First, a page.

When a drop of rain lands in southeastern Virginia, nature endeavors to transport it to the Albemarle Sound.
If that rain falls near the watershed’s western limits, where rolling hills give way to the coastal plain, it will traverse 6 million acres of wetlands and rivers, coastal pine forests, and farms before reaching the sound and lapping against North Carolina’s Outer Banks.
Forests cover more than 60 percent of this area, providing wildlife habitat and filtering rivers that supply high-quality drinking water to nearly 800,000 Virginians. These waterways also feed fresh water to Albemarle Sound, which in turn helps feed the nation, generating hundreds of millions of dollars annually from ecotourism and fishing.
History pervades these lands and waters. George Washington famously failed to tame the Great Dismal Swamp for farming, and the swamp would later offer refuge to people seeking freedom from slavery along the Underground Railroad. Farther inland along the Blackwater River, thousand-year-old bald cypress trees helped scientists unravel key parts of the mystery surrounding the demise of Jamestown.
The fates of both primeval wilderness and modern cities within the Albemarle Sound watershed are inextricably linked. Quality of life in Hampton Roads depends on clean water and air, food, wood products, and other natural resources. If we are to galvanize the support needed to fully conserve the lands and waters that provide these benefits, Virginians must understand and appreciate their value.
- Potential surburban and energy development threaten forest habitat that produces drinking water for 2 million people.
- Degraded wetlands and droughts spawn longer and more severe wildfires, which impair air quality and threaten public health in downwind communities.
- The area ranks among the nation's most vulnerable to rising seas.
- Protecting and restoring large forested wetlands and freshwater systems will help maintain a healthy Albemarle Sound.
- Restoring nearly a half-million acres of degraded peatland forests will provide critical habitat, while reducing the threat of severe wildfires.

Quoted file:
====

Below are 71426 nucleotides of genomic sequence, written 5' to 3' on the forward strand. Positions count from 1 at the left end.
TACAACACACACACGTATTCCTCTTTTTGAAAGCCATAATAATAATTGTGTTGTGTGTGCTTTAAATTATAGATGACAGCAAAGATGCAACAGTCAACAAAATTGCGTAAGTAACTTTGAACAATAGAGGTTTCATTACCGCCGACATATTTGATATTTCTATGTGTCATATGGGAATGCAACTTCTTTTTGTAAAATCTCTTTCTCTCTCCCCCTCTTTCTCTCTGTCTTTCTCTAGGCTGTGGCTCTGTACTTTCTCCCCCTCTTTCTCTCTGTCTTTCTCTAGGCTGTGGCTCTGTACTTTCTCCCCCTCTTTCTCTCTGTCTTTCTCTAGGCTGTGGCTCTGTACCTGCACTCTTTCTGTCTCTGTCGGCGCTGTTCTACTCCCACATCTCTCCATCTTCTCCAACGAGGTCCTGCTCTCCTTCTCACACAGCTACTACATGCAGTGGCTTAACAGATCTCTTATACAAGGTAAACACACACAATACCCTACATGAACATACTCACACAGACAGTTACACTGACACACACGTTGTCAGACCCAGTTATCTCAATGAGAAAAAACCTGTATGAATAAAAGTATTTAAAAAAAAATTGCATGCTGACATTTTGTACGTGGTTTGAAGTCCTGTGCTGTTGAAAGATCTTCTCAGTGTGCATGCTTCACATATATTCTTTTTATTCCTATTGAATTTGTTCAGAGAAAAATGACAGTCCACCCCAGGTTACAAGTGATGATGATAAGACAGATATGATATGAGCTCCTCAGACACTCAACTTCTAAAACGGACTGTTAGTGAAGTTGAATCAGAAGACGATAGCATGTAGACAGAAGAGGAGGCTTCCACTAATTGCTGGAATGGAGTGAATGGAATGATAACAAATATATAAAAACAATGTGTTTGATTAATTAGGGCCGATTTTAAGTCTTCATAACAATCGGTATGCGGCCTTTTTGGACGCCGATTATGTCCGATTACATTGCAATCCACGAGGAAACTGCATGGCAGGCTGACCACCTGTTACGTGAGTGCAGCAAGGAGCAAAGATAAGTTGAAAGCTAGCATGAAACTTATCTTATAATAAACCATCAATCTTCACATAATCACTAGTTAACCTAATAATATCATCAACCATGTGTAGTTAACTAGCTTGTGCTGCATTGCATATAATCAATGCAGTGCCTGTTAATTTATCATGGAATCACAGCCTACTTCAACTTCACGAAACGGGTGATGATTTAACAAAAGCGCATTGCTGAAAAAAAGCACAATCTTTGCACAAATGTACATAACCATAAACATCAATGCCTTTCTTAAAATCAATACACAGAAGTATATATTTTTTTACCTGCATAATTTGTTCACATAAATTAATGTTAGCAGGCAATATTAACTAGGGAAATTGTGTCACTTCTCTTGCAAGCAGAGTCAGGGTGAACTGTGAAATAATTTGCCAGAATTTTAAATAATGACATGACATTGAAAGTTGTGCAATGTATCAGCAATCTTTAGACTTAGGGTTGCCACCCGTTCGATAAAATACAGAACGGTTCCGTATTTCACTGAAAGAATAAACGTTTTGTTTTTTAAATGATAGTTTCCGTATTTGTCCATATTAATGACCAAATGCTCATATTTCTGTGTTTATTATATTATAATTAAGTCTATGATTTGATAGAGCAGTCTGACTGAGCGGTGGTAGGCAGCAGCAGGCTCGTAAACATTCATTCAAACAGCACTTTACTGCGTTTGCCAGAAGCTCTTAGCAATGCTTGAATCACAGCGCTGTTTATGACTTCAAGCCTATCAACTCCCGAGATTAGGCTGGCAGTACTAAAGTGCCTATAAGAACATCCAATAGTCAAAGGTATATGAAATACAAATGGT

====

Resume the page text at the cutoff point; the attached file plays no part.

The Nature Conservancy has been working in the Albemarle Sound since the 1970s when we facilitated the first major corporate gift for conservation at the Great Dismal Swamp. We remain invested in this system's health, working in partnership with the U.S. Fish & Wildlife Service to restore degraded wetlands.
- We seek to purchase and protect an additional 1,000 acres of pine forest to expand our Piney Grove Preserve/Big Woods conservation area.
- We work with partners to restore longleaf pine savannas and the rich diversity of life this globally rare habitat supports.
- We demonstrate better ways to manage forests for the benefit of people and nature.
- We serve as "nature's plumber" and "nature's lightning rod" by restoring forested wetlands and reducing wildfire risks.
What Sets Us Apart
- The Nature Conservancy offers a multi-state, collaborative, non-confrontational approach — a rare combination — to address complex challenges.
- We work at a scale that makes a difference in whole natural systems.
- We apply sound science to our work and share it with partners, guiding them toward more informed and strategic decisions that will balance the needs of people and wildlife.
- We need your support to acquire 1,000 additional acres for the Piney Grove/Big Woods conservation area.
- We need your support for our partnership with the Great Dismal Swamp National Wildlife Refuge to restore degraded wetlands.
- Will you help us?
Explore Our Albemarle Sound Stories
This public preserve is home to Virgina's rarest bird and offers an overview of our work restoring longleaf pine. Explore
In southeast Virginia, six major rivers and vast expanses of wetlands make up a region high in biodiversity. Explore
Bill Owen cooks up lunch and Virginia's largest planting of longleaf pine. Your Passport to Nature
Celebrating 40 years of partnership for conservation. Explore